I've hinted for weeks that I'm working on something new, and this is it. Niki Slobodian Book 5! It will be entitled The Devil's Backbone, and I'm working on hiring someone to do some fantastic cover art which I will reveal as soon as I can.
The number one question I get from reader is "When will there be a new Niki Slobodian book?" Well this is it, gang. Tentative release date will be sometime in May. Might be sooner, we shall see. But to celebrate, I want to share the first (unedited) chapter of The Devil's Backbone with you. It's unpolished, so it may change, and if you see a typo, it'll get fixed in edits.
This will be a whole new cycle for Niki, and I'm honestly bursting with excitement over what's to come. So here you go. Chapter one. Please DO tell me what you think, either in the comments or over at my fanpage on Facebook. Woohoo!
“That doesn’t seem right,” I said.
I pushed my boot heel into the snow that had accumulated on the ground. In Florida. In July. I frowned into the sky. The snow had stopped falling for the most part and tiny ice particles swirled on the air. The pull in my chest shook me from my wonder. I looked toward the place that was pulling me. A small one-story house was nestled in the shadows, far back from the road. I could hear screaming that no living person would be able to hear. I was Death, and the screaming was coming from whoever I had come here for. From whoever it was that had just died.
I braced myself as I opened the door, but I wasn’t prepared for what met me. A wave of blistering cold nearly knocked me over, so loud it almost drowned out the screaming. I took a step into the house, my face numbing in the frigid air. Snow swirled around the room, covering a couch and a television in crystalline, white fluff. Ice hit me in the face as I pulled myself inside. A flash of color caught my eye and I looked down. A set of red footprints leading outside stood out amidst the blinding white. I crouched down to look. Someone had left in bare feet, and they must have been hurt badly, because I was fairly certain that the red color was blood. Snow piled into the footprints, but they refused to disappear, instead they tainted the new snow just as red as the old. I touched it and felt my finger stiffen. Veins of blue ice wrapped around my fingertip and started to spread, my entire finger turning blue. With a gasp I pulled my hand away, shaking it and flexing my fingers. The blue disappeared almost immediately.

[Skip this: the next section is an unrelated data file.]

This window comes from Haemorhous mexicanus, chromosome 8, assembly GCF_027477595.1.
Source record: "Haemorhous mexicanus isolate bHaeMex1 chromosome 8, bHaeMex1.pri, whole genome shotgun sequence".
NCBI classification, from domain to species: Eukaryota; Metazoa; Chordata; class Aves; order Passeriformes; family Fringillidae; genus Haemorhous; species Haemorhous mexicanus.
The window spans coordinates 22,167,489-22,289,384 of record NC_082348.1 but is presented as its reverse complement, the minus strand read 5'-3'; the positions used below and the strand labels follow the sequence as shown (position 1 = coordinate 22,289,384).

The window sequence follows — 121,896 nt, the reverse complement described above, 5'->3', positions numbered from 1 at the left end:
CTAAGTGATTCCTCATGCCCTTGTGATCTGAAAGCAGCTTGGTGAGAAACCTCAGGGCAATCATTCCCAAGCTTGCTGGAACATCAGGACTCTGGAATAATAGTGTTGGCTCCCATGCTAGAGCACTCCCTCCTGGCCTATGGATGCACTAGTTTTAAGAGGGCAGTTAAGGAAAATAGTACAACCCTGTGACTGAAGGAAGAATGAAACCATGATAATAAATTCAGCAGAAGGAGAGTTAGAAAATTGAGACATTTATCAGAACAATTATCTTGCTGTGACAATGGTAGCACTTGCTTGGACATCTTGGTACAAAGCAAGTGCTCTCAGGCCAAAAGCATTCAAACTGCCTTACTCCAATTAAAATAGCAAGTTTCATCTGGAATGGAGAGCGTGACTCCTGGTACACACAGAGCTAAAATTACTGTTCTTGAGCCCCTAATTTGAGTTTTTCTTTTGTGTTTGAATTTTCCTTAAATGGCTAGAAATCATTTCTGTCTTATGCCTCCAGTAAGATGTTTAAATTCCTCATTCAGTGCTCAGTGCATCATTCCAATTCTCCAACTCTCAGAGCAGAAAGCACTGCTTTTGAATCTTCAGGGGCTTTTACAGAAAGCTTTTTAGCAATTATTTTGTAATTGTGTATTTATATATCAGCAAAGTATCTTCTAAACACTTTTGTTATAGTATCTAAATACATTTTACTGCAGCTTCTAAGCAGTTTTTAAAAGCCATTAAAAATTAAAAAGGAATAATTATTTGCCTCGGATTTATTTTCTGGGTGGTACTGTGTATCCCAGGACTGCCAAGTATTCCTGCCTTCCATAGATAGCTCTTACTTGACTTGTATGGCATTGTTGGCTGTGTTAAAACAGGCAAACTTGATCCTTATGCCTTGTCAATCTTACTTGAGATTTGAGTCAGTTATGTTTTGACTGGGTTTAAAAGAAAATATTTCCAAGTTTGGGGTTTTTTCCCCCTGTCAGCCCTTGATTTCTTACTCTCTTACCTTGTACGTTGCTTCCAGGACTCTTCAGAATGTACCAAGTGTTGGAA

“What the hell is this?” I said. I moved through the living room, following the place where the footsteps had come from. Ducking through a low doorway, I entered the kitchen. And stared.
There was a body on the floor, blue from the cold, but that’s not how she had died. Frozen blood spattered the walls and the floor around her. It looked like her throat had been cut. Even from where I was standing the wound looked jagged and raw. The corpse’s unseeing eyes seemed to be staring at a perfect, watery version of herself. Her ghost stopped screaming when she saw me. She had her brown hair drawn back in a loose ponytail, the glasses on the corpse perfectly straight on the ghost.
“You have to help me,” she said frantically, shaking her head. “You can’t let this happen.”
“Can we talk about the other thing that’s happening here?” I said. “Like maybe the hole in the universe behind you?”
She glanced around at the thing that had me staring slack jawed. She shook her head. “No, you don’t understand,” she said. “It’s not important.”
“A hole in the world in the middle of your kitchen isn’t important?” I said.
“It’s not his fault,” she said, her lip trembling. “They took him and he was upset.”
“A person did this?” I said. I peered into the shimmering hole that pulsed and gyrated as it seemed to float over the kitchen table. The closer I got to it, the more it changed. There was a freezing wind coming from wherever it led to. And as I looked into it, I could make out shapes. Trees, black silhouettes against the night sky streaked with curious smears of pink and green and red. Everything seemed to be covered in thick layers of snow that twinkled in the light that shone in from the kitchen. The red footprints I had followed receded into the hole and were swallowed by darkness.